India-Lanka strengthen ties, revive maritime dialogue despite pandemic in 2020

PTI, Dec 30, 2020, 3:33 PM IST

Sri Lanka’s powerful Rajapaksa dynasty consolidated its grip over power, with President Gotabaya Rajapaksa’s elder brother Mahinda becoming the prime minister in 2020 – a year which witnessed the strengthening of Colombo’s ties with New Delhi and revival of a key trilateral maritime dialogue involving India after a gap of six years.

The high hopes of an economic revival that accompanied the Rajapaksas’ return to power turned into despair soon after the COVID-19 pandemic gripped the island in mid-March, plunging it into the worst financial crisis.

President Gotabaya’s administration has emphasised that its ‘India-First’ policy, which resonates well with India’s ‘Neighbourhood First’ policy, would be the cornerstone of Colombo’s outreach to New Delhi.

Prime Minister Mahinda Rajapaksa travelled to India in February on his first official trip abroad after being appointed to the office by President Gotabaya Rajapaksa, his younger brother.

Weeks ago in November 2019, President Gotabaya Rajapaksa had travelled to India in his first overseas tour after taking over the reins of Sri Lanka.

During his visit, Prime Minister Narendra Modi had announced financial assistance of USD 450 million to Sri Lanka including USD 50 million to fight terrorism.

In September this year, Prime Minister Mahinda Rajapaksa, who won the general elections in August, held a “very successful” virtual summit with his Indian counterpart during which he praised Prime Minister Modi for extending help and cooperation to Sri Lanka in several areas, including in combating the pandemic.

“We both agreed to continue the two-way dialogue to further advance the centuries-old, robust relationship between our two countries,” Mahinda tweeted after the talks.

He recalled the joint Indo-Lanka effort in handling the oil tanker fire off Sri Lanka’s east coast and said he was thankful to India for its assistance.

Sri Lanka is not averse to giving India the control of the Colombo harbour’s eastern container terminal operation with a joint venture with Japan. Both the president and the prime minister have told the agitating port trade unionists, who remain opposed to the deal, that the previous Sirisena government’s memorandum of cooperation on the Colombo port’s eastern terminal cannot be reversed. This was perhaps the first wheel in motion on the ‘India-First’ policy.

National Security Advisor Ajit Doval visited Colombo in November for trilateral maritime dialogue among India, Sri Lanka and the Maldives.

The meeting took place after six years. The last meeting was held in New Delhi in 2014.

It was Doval’s second official visit to Sri Lanka in 2020.

In January, he visited Colombo and discussed a range of bilateral issues with the president.

In 2020, US Secretary of State Mike Pompeo became the Trump administration’s highest-ranking official to visit Lanka. During his visit, Pompeo said that America’s vision on Sri Lanka is “very different” from that of “predator” China.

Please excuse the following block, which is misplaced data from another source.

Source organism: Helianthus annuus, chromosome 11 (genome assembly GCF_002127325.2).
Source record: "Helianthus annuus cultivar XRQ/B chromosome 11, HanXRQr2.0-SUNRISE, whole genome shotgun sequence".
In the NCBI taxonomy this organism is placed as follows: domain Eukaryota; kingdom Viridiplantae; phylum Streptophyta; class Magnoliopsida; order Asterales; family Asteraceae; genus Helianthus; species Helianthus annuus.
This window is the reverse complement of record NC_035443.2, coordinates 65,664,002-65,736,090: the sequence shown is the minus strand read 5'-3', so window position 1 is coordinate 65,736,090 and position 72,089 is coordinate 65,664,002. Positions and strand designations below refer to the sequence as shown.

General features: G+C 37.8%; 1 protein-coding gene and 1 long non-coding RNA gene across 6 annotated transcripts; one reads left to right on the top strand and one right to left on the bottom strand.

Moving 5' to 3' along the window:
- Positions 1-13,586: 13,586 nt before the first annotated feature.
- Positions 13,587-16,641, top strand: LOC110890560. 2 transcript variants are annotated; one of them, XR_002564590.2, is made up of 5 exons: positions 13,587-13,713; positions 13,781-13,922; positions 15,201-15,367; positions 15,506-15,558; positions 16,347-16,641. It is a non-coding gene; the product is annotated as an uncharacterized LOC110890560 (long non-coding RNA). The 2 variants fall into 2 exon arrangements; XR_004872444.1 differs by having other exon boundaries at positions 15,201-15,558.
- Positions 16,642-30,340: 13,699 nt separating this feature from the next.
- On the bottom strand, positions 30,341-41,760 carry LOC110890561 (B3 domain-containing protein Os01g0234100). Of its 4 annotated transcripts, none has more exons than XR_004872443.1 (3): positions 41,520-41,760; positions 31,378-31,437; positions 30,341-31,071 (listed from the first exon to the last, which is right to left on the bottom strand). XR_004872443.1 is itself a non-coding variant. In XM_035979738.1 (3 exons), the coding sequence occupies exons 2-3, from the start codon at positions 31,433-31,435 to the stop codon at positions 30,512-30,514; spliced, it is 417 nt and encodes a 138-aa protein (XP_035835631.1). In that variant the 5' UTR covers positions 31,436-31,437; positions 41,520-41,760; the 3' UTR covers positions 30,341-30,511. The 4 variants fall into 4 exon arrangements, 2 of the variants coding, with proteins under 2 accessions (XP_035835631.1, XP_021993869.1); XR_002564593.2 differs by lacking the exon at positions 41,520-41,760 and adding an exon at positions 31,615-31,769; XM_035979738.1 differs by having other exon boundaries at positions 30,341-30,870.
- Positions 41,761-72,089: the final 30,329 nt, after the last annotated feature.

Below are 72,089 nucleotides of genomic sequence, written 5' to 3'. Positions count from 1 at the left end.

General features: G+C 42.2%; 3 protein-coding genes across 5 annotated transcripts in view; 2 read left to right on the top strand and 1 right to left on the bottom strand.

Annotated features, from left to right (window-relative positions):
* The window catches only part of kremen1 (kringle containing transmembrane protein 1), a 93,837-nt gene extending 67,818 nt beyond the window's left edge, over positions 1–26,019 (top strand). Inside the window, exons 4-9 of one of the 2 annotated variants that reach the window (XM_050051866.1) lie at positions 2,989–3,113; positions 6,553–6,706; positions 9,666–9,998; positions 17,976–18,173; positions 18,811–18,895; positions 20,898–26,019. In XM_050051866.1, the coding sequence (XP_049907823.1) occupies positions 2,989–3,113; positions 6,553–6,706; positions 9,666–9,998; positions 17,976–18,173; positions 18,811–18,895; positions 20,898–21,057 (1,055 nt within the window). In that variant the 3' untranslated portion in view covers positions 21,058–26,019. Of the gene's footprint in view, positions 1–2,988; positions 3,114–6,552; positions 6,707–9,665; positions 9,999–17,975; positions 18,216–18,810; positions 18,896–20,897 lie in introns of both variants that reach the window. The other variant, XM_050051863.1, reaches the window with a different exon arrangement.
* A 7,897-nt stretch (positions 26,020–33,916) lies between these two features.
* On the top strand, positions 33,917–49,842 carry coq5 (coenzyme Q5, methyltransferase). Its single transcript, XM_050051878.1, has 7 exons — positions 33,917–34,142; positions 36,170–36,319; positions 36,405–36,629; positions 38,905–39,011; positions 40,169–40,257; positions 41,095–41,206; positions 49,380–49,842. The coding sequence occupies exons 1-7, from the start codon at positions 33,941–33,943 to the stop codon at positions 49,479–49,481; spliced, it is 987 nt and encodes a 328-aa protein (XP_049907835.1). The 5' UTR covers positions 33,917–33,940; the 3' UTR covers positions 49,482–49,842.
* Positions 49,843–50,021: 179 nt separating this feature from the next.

His visit came in the backdrop of China’s increasing forays in Sri Lanka.

The Chinese military has been flexing its muscles in the strategically vital Indo-Pacific region. Pompeo’s visit was seen by experts here as part of the US effort to have Sri Lanka on its side vis-a-vis China.

His trip to Lanka came two weeks after a high-powered Chinese delegation led by Communist Party Politburo member Yang Jiechi visited Colombo. After Yang’s visit, China announced a USD 90 million grant to Lanka.

Sri Lanka has emphasised that it wants to pursue a “neutral” foreign policy.

Gotabaya was elected as the president late last year with a massive mandate. The enthusiasm was no less when his Sri Lanka People’s Party registered a landslide win in the parliamentary polls eight months later in August, bringing back his elder brother and former president Mahinda as the prime minister.

As many as five members of the Rajapaksa clan got elected to Parliament. With the president sitting outside the legislature now as the supreme leader, the numerical strength of the powerful family in governance has no parallels in the country’s 72-year history.

The Rajapaksa family had criticised the previous government led by President Maithripala Sirisena for failing to handle the economy properly and promised an economical revival. However, the promise did not materialise as the COVID-19-triggered curfews further devastated the country’s fragile economy that had suffered a huge setback last year following the Easter Sunday bombings that killed over 260 people and crippled Sri Lanka’s lucrative tourism industry.

Information Minister Bandula Gunawardena said Sri Lanka was facing the worst financial crisis in its history.

The Reserve Bank of India in July this year extended a USD 400 million currency swap facility to Sri Lanka to boost the nation’s draining foreign exchange reserves due to the pandemic.

In October, the Rajapaksa family introduced a crucial constitutional amendment with a two-thirds majority, consolidating the power in the hands of President Gotabaya Rajapaksa and undermining the authority of Parliament.

The 20th Amendment annulled the 19th Amendment which was seen as a pro-democracy, good governance amendment and called for checks and balances in the presidential system while making Parliament more powerful.

The Opposition criticised the move.

Rights activists are alarmed by the actions of the government, saying the diminishing space for dissent and criticism, could lead to ever greater authoritarianism in the island nation.

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